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The Politics of Diplomacy; Revolution, War and Peace, 1989-1992 Hardcover – 1995


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Hardcover, 1995
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Product Details

  • Series: Nova Audio Books
  • Hardcover
  • Publisher: See notes; Audio Csst edition (1995)
  • Language: English
  • ISBN-10: 1561008516
  • ISBN-13: 978-1561008513
  • Product Dimensions: 0.8 x 4.5 x 7.2 inches
  • Shipping Weight: 14.4 ounces
  • Average Customer Review: 3.9 out of 5 stars  See all reviews (8 customer reviews)
  • Amazon Best Sellers Rank: #4,443,583 in Books (See Top 100 in Books)

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Customer Reviews

3.9 out of 5 stars
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Most Helpful Customer Reviews

11 of 12 people found the following review helpful By Amazon Customer on February 27, 2001
Format: Audio Cassette
This book is a fascinating look at James Baker's tenure as Secretary of State. Baker writes a massive book seperated by area of work; ie one chapter on Eastern Europe, one on the Persian Gulf War, etc.; which causes a little confusion in terms of the timeline, but it is easily sorted out. The one massive flaw is that he makes virtually no mention of Vice President Quayle and some others in the foreign policy process and absolutely lionizes himself. While I realize that this is a memoir, and as such is meant to build up the author, but this seems to go a bit over the edge. IF you want to find out how Baker thought and worked, this is an incredible book. If you are looking for history, read this with many other books.
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7 of 10 people found the following review helpful By David Dutch on February 20, 2007
Format: Hardcover
I guess I am the scrooge of the reviewers of The Politics of Diplomacy by James A. Baker III.

Given the positive things I have read about Secretary James Baker, I expected this book to be interesting, insightful and educational. I found the book to be as interesting as reading a phone book, with sentences aggrandizing Secretary Baker thrown in along the way.

I can't believe that in his 12 years of high-level public service for Presidents Reagan and Bush, that Mr. James Baker was consistently the most crafty, astute, worldly and knowledgeable of the leaders of the world, which is the impression I was left with after reading this book.

I did find one interesting tidbit in the book, however, which was that from the time George H. W. Bush was President Reagan's Vice President, Vice President Bush wanted to overthrow President Noriega of Panama.

After he was elected President in 1988, President Bush had the opportunity to overthrow President Noriega, which he appeared to do by mishandling negotiations with President Noriega and provoking President Noriega into a belligerent state. This example of toppling a sovereign state for personal, rather than national interest, reasons was copied by President George H. W. Bush's son, the current President Bush, who seemed to follow the same playbook with Iraq with different results, sadly.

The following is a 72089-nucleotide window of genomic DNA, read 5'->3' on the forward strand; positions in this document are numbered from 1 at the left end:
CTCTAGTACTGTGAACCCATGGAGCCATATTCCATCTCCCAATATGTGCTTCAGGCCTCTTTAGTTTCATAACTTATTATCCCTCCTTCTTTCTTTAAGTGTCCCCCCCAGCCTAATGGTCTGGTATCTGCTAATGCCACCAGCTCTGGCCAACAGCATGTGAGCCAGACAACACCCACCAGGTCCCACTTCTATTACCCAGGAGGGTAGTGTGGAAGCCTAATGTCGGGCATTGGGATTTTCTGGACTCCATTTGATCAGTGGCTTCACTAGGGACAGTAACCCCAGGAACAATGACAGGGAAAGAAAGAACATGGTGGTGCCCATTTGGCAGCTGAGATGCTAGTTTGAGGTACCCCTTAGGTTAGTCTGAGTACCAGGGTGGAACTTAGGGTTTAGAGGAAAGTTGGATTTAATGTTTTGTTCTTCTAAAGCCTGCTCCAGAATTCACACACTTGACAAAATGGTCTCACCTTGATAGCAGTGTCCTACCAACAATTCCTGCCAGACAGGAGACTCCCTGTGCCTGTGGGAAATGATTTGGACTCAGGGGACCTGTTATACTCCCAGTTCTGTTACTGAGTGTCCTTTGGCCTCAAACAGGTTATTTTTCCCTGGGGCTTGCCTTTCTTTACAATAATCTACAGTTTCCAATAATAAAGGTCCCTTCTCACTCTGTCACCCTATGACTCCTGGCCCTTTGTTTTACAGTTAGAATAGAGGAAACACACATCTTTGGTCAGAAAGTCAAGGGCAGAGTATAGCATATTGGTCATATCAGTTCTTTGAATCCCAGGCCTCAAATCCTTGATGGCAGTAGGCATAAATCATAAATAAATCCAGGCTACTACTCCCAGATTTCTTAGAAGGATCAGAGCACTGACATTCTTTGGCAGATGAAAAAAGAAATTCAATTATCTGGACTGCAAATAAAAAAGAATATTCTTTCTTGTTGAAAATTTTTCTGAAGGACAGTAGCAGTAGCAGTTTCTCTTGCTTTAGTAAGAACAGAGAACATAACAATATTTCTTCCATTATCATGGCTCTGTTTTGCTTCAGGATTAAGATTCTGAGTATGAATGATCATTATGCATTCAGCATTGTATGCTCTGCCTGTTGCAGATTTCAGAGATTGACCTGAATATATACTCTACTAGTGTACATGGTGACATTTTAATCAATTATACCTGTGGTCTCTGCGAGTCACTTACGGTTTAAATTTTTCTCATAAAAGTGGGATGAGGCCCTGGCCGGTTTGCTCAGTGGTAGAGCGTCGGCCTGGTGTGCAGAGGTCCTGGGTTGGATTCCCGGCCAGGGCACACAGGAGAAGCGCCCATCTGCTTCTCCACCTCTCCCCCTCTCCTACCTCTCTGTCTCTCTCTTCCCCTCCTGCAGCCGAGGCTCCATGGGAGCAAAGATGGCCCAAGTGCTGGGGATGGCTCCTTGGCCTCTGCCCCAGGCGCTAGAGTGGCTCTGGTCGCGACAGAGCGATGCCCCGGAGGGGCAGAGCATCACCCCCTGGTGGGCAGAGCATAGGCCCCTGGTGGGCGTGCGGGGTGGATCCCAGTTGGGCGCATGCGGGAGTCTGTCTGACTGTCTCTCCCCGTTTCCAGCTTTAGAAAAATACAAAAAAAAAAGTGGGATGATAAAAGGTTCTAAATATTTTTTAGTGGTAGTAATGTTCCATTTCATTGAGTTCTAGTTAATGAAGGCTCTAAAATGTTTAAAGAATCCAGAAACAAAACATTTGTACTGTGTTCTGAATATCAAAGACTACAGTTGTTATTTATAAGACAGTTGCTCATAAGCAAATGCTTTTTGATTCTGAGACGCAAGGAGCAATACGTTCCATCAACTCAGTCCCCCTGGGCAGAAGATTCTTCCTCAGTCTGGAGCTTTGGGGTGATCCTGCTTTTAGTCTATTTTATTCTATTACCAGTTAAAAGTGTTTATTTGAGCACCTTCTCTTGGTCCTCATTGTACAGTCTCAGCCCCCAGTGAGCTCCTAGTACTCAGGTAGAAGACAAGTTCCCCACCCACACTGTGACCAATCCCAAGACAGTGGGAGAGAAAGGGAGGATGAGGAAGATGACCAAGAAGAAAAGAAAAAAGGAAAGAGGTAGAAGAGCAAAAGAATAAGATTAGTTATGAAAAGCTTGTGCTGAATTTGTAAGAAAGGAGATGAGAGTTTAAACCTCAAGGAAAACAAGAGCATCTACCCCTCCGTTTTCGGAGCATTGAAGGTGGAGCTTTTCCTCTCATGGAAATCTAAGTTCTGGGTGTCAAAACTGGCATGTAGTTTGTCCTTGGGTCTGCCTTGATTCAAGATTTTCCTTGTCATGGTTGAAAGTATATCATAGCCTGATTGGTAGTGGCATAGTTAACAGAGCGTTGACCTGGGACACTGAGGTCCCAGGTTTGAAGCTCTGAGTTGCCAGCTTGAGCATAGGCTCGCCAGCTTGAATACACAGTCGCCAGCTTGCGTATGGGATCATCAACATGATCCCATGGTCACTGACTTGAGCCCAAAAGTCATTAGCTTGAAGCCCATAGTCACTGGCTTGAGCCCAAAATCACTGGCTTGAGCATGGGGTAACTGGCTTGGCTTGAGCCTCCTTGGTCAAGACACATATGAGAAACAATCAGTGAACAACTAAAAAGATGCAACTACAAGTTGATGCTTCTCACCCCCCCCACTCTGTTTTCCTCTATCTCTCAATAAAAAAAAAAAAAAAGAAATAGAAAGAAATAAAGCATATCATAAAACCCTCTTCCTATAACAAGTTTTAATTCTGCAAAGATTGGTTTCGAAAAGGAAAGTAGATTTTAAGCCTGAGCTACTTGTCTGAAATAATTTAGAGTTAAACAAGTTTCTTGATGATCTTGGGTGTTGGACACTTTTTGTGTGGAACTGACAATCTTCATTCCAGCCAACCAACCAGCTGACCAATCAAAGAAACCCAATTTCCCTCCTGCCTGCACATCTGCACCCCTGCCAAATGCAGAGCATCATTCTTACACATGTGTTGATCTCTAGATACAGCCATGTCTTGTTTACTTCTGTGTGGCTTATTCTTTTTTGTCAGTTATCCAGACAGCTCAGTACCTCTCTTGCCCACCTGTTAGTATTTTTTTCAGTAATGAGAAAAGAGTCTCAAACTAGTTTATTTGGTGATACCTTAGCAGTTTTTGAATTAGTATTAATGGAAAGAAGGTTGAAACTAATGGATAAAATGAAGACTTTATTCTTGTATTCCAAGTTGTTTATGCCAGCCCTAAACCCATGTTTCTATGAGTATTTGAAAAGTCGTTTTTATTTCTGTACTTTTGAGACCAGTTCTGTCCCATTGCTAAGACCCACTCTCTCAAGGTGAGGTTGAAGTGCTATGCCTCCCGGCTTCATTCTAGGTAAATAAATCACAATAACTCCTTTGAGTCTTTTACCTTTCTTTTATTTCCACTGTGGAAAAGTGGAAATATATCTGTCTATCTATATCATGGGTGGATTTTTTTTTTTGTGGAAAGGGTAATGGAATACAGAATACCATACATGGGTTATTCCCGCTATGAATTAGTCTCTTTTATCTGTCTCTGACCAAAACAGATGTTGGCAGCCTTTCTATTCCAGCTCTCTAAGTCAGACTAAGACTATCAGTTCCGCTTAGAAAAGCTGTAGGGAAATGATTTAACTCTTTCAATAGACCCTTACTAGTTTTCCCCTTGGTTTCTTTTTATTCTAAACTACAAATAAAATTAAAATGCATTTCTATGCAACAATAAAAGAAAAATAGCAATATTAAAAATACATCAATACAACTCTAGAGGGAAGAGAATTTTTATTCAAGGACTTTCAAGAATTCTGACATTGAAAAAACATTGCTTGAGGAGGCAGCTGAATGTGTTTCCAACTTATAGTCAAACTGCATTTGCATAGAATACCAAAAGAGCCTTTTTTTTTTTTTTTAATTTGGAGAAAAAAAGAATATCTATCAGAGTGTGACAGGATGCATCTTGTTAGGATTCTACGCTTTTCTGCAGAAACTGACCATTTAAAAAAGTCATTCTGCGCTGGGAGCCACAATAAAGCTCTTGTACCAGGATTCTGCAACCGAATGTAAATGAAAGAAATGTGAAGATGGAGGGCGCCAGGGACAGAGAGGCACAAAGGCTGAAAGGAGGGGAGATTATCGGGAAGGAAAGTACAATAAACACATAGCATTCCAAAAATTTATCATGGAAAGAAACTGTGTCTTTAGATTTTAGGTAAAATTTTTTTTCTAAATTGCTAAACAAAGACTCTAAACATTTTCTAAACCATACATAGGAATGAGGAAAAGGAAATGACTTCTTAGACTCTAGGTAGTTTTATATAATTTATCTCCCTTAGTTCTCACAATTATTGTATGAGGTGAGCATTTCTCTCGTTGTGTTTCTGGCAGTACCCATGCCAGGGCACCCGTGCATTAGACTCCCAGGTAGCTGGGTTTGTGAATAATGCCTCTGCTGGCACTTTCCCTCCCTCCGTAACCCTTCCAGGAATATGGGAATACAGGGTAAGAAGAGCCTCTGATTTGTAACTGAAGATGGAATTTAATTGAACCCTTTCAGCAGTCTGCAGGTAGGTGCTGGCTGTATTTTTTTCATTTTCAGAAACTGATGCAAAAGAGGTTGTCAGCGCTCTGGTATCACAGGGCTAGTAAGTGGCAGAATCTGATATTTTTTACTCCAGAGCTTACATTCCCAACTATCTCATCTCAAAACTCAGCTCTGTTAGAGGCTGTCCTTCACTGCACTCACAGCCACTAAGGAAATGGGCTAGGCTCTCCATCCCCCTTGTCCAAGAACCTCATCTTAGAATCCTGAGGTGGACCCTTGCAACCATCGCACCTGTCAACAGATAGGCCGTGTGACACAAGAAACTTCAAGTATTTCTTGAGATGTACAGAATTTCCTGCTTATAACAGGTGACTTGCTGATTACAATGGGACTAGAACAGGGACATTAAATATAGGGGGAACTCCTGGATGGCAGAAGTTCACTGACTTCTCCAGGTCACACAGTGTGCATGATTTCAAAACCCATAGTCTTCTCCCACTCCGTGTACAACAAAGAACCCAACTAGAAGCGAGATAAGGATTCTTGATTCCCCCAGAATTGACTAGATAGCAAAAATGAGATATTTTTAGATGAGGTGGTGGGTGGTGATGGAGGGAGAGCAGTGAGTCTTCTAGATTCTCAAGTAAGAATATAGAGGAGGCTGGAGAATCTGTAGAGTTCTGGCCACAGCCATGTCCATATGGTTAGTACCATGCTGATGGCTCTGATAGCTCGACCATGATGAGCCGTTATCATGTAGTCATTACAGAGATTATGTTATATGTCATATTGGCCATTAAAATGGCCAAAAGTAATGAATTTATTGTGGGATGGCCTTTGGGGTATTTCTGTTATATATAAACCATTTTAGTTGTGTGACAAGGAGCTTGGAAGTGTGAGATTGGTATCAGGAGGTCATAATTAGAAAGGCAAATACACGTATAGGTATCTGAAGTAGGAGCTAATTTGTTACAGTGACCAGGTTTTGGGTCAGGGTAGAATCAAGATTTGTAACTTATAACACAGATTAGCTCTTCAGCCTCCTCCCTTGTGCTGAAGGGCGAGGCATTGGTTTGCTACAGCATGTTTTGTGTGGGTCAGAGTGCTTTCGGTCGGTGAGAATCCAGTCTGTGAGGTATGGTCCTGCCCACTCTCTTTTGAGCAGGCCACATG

I haven't yet given up on Secretary James Baker; I plan to read his new book, Work Hard, Study...and Keep Out of Politics! Adventures and Lessons from an Unexpected Public Life. I hope the book contains some insights about Mr. Baker's decision-making as well as insights about other personalities he met along the way. If the book is 480 pages of self-aggrandizement, I may have to reach for the Alka-Seltzer to keep my dinner from spilling out onto the floor.
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7 of 10 people found the following review helpful By Daniel Pipes, Middle East Forum, Philadelphia on July 26, 2001
Format: Hardcover
Soon after becoming secretary of state, George P. Shultz noted that � unless you do something about it, in the job of secretary of state you will spend 100 percent of your time on the Middle East. � �Every Secretary of State becomes a Middle East expert very rapidly, whether he wants to or not,� he also stated. . These observations remain valid today, when Warren Christopher has virtually become Secretary of State for the Middle East. Baker had a similar experience. Page one of his memoirs tells of Saddam Husayn�s invasion of Kuwait, the single most dangerous moment of Baker�s three-years-plus as secretary of state. Of the book�s thirty-four chapters, fully fifteen concentrate on the Middle East, primarily the Kuwait war and the Arab-Israeli peace process.
Famously discreet when in office, Baker unbuttons a bit in the retelling. He captures the atmosphere of his endless travels (he went to sleep on the eve of his Geneva meeting with Tariq �Aziz, just before the outbreak of hostilities, as the �chants from antiwar protesters echoed quietly up to our block of rooms�) and the vagaries of dealing with Middle Eastern leaders (Asad treated his complaints about Syrian terrorism �the way one might react to an eccentric uncle at family gatherings�as an unavoidable nuisance to be endured politely�). Baker also provides some new information; for example, in March 1991, he raised to Yitzhak Shamir the possibility of stationing U.S. troops on the Golan Heights.
Middle East Quarterly, June 1996
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Format: Hardcover Verified Purchase
The Politics of Diplomacy is an outstanding contribution to the study of American foreign policy and the art of diplomacy as practiced by one of the best practitioners in the 20th-21st centuries.

Great insight into the workings of the world!
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